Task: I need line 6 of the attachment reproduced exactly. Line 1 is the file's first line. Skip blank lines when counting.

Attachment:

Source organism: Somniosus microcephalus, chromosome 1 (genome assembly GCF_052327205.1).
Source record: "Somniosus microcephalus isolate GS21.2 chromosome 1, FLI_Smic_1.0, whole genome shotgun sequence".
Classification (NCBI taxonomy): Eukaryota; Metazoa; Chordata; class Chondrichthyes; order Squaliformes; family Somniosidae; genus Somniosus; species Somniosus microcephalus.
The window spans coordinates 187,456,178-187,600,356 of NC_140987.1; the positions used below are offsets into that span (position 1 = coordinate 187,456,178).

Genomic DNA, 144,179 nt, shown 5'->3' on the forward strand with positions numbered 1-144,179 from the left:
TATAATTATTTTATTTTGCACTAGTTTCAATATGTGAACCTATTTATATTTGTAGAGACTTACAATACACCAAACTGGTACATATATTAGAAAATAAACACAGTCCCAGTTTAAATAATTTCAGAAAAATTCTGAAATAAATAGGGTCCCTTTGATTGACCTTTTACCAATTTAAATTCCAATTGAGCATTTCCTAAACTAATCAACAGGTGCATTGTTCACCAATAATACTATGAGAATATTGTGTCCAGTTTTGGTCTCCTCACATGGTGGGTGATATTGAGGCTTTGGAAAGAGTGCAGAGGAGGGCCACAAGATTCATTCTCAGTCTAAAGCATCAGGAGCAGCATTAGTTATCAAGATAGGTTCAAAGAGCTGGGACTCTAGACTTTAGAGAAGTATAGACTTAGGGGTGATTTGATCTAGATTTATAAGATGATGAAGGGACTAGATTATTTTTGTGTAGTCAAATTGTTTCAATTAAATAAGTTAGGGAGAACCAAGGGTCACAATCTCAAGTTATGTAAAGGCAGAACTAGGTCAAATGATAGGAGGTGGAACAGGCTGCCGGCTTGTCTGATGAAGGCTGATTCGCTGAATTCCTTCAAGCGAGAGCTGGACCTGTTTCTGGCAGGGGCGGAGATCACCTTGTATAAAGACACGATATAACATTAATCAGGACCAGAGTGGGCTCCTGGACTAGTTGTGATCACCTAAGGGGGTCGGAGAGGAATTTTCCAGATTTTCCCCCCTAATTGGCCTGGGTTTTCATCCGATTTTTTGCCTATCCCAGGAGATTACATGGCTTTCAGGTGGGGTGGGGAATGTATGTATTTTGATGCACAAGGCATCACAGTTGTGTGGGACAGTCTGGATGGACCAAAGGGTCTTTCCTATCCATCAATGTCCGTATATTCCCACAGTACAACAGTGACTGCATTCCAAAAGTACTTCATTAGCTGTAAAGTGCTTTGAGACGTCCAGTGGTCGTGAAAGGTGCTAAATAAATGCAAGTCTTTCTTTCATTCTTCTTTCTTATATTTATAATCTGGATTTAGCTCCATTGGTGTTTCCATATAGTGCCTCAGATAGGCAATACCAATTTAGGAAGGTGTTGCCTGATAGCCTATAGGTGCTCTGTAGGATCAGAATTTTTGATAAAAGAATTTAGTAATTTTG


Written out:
TATAATTATTTTATTTTGCACTAGTTTCAATATGTGAACCTATTTATATTTGTAGAGACTTACAATACACCAAACTGGTACATATATTAGAAAATAAACACAGTCCCAGTTTAAATAATTTCAGAAAAATTCTGAAATAAATAGGGTCCCTTTGATTGACCTTTTACCAATTTAAATTCCAATTGAGCATTTCCTAAACTAATCAACAGGTGCATTGTTCACCAATAATACTATGAGAATATTGTGTCCAGTTTTGGTCTCCTCACATGGTGGGTGATATTGAGGCTTTGGAAAGAGTGCAGAGGAGGGCCACAAGATTCATTCTCAGTCTAAAGCATCAGGAGCAGCATTAGTTATCAAGATAGGTTCAAAGAGCTGGGACTCTAGACTTTAGAGAAGTATAGACTTAGGGGTGATTTGATCTAGATTTATAAGATGATGAAGGGACTAGATTATTTTTGTGTAGTCAAATTGTTTCAATTAAATAAGTTAGGGAGAACCAAGGGTCACAATCTCAAGTTATGTAAAGGCAGAACTAGGTCAAATGATAGGAGGTGGAACAGGCTGCCGGCTTGTCTGATGAAGGCTGATTCGCTGAATTCCTTCAAGCGAGAGCTGGACCTGTTTCTGGCAGGGGCGGAGATCACCTTGTATAAAGACACGATATAACATTAATCAGGACCAGAGTGGGCTCCTGGACTAGTTGTGATCACCTAAGGGGGTCGGAGAGGAATTTTCCAGATTTTCCCCCCTAATTGGCCTGGGTTTTCATCCGATTTTTTGCCTATCCCAGGAGATTACATGGCTTTCAGGTGGGGTGGGGAATGTATGTATTTTGATGCACAAGGCATCACAGTTGTGTGGGACAGTCTGGATGGACCAAAGGGTCTTTCCTATCCATCAATGTCCGTATATTCCCACAGTACAACAGTGACTGCATTCCAAAAGTACTTCATTAGCTGTAAAGTGCTTTGAGACGTCCAGTGGTCGTGAAAGGTGCTAAATAAATGCAAGTCTTTCTTTCATTCTTCTTTCTTATATTTATAATCTGGATTTAGCTCCATTGGTGTTTCCATATAGTGCCTCAGATAGGCAATACCAATTTAGGAAGGTGTTGCCTGATAGCCTATAGGTGCTCTGTAGGATCAGAATTTTTGATAAAAGAATTTAGTAATTTTG